Artworks by Black painters in the Smithsonian Collection
(4 min read) With 19 museums, galleries, and research facilities attracting 22 million people a year, the Smithsonian Institution is among the most-visited attractions in the United States. Travelers from around the world particularly head to Washington D.C.’s National Mall to see the famed Smithsonian castle and neighboring museums. While the air and space museum and the natural history museum draw the biggest crowds, the Smithsonian’s art museums are noteworthy no less.
As we celebrate the beauty of diversity and inclusivity this Black History Month, we examine the Smithsonian collections for artworks painted by pioneering African American artists.
Kiss from a rose
Painted on linen, Still Life with Roses depicts a bouquet of five off-white blooms with sprays of greenery in a deep brown bowl. Scattered around the bowl are several other blossoms and some more vegetation. Peeking from behind is a cluster of bright red holly. Hanging in the background is a yellow, red, and white plaid textile.
Charles Ethan Porter was well-known for his still-life works. According to the Smithsonian American Art Museum, Porter showed talent at a young age, but racial discrimination made it difficult for him to find training. Born to a free African-American family in Connecticut, Porter later studied art in New York and Paris.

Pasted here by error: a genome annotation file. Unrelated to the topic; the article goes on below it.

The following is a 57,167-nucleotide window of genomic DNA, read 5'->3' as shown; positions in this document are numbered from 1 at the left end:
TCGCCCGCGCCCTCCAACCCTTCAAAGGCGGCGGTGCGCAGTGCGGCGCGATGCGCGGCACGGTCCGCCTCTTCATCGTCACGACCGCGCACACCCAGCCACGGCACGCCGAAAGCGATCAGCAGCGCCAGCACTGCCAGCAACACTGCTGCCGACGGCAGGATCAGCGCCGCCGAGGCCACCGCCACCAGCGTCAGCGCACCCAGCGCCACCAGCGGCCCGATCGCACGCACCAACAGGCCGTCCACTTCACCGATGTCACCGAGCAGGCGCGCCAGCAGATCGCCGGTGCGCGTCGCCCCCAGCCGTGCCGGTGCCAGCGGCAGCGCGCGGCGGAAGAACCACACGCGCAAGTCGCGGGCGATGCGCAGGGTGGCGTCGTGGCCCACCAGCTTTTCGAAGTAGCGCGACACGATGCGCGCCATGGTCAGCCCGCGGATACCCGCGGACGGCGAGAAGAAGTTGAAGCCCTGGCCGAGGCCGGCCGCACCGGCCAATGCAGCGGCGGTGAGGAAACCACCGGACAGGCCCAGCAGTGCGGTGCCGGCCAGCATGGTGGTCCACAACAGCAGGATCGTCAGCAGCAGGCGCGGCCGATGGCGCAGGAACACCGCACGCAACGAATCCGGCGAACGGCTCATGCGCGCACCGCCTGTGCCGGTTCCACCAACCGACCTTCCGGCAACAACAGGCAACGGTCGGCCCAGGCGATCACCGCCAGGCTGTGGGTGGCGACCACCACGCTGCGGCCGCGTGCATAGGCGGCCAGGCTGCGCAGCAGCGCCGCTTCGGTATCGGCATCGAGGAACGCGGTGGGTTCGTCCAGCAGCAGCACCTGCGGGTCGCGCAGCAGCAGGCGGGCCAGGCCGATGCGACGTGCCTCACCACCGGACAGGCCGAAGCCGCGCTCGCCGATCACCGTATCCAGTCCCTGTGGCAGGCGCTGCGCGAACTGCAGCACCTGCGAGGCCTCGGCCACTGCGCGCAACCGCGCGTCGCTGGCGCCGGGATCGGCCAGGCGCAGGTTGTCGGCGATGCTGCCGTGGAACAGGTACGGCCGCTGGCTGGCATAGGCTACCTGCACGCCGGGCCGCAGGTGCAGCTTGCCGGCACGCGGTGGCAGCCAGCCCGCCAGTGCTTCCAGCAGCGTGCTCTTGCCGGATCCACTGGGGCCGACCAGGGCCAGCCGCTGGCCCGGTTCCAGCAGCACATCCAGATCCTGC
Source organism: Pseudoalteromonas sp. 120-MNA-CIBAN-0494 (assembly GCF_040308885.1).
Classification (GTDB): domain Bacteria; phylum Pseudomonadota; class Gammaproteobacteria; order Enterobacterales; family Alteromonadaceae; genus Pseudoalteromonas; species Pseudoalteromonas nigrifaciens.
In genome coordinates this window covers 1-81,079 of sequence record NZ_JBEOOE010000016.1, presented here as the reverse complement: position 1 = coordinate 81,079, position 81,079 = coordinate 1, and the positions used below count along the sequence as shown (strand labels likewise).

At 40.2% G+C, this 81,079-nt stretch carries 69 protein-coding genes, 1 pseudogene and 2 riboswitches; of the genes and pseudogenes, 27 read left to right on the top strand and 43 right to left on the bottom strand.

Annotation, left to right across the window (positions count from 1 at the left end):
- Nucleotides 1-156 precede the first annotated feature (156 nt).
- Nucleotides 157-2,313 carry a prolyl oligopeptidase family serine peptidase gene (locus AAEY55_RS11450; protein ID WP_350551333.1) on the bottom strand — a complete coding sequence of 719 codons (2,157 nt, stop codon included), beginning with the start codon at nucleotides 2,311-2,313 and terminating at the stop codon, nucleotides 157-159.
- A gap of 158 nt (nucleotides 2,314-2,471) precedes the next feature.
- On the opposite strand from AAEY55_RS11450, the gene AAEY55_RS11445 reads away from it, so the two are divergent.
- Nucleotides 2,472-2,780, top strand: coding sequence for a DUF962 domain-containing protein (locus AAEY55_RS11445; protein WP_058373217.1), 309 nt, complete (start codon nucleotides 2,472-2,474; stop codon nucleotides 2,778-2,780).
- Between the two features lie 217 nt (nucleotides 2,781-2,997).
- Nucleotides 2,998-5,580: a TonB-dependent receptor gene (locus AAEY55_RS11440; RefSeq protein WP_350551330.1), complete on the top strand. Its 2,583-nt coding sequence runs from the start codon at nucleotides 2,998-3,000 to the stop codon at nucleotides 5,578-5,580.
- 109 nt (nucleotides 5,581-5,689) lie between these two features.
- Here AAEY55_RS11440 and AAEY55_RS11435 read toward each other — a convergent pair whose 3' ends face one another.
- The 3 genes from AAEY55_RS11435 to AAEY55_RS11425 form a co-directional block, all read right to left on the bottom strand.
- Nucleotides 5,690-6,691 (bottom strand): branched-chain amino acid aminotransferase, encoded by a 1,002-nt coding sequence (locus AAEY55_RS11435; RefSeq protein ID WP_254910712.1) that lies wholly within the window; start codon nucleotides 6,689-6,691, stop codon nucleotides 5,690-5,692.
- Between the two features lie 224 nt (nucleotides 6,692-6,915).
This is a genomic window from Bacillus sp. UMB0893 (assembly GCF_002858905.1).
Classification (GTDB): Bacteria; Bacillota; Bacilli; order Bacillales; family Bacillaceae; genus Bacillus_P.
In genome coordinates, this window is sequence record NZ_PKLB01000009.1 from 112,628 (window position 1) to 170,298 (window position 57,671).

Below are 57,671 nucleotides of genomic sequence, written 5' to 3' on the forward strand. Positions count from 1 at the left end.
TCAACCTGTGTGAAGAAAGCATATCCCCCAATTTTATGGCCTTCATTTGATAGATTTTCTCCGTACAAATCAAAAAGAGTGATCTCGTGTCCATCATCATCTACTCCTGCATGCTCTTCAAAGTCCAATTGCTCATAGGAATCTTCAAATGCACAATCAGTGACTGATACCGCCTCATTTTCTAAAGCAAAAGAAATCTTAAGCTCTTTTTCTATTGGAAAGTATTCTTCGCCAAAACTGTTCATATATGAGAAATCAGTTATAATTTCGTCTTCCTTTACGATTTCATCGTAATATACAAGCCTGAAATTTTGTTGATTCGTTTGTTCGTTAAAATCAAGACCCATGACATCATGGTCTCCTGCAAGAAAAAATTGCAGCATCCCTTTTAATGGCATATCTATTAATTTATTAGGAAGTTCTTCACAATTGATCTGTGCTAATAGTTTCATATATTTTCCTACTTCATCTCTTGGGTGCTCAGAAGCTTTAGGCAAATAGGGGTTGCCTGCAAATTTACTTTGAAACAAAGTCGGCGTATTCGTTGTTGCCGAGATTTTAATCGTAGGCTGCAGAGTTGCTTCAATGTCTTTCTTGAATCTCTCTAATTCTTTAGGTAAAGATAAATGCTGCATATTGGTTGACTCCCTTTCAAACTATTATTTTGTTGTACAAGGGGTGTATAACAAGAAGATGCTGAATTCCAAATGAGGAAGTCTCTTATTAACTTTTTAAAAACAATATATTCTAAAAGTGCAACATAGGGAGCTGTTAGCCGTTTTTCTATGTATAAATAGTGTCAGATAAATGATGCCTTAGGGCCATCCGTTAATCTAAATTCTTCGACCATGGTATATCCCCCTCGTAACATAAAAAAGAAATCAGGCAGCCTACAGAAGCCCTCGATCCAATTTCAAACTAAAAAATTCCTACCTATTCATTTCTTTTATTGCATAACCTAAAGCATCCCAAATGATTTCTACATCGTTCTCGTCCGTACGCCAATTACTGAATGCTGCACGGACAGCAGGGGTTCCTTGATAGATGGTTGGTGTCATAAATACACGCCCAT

A cluster of violets, painted in navy blues and deep purples, lie in a messy heap against a light gray surface and backdrop. This oil painting, titled Violets, was painted around 1890 by Pauline Powell Burns. Like Porter, California-born Burns demonstrated creative talent at a tender age and pursued years of study. An 1890 exhibition of Burn’s paintings was the first by an African-American artist in the state.
Paint it black
The tightly compressed space in Johnson’s 1934 self-portrait speaks volumes about the modern artist. The easel on the left side of the painting refers to his artistic profession. The masks in the background strongly allude to his African-American heritage. (Art history texts cite African masks as an influence on modern art.)
The artwork’s exhibition label further states that 1934 proved to be Johnson’s most prolific and the last year of his short life.
Seascapes and coastlines were a favorite subject for trading ship cook and painter Edward Mitchell Bannister. In this undated rendering of the Narragansett Bay in Rhode Island, Bannister focuses his attention on the warm coastal sunset. The Smithsonian American Art Museums writes that he painted nature as a calm and submissive force in his work.
Ebb and flow
Canadian-born artist Edward Mitchell Bannister and his wife moved from Boston to Providence, Rhode Island. In the 1870s, Providence had a rapidly growing immigrant population, and African Americans struggled to look for job opportunities. Nevertheless, Bannister made a name for himself by painting pastoral landscapes, such as the coastline portrayed above, for wealthy patrons.
Genius belongs to everyone
What we’ve featured is just the tip of the creativity iceberg. There many more paintings, most of which are striking and moving, by African-American artists in the collections of the Smithsonian Institution. Explore their collections online, and be amazed by the outpouring of artistic expression and ingenuity.
On your next trip to Washington, D.C., take the time to discover the different Smithsonian museums. There are museums dedicated to African-American history and culture, American art, and African art. Their fine collections alone will stir your emotions and tug at your heartstrings.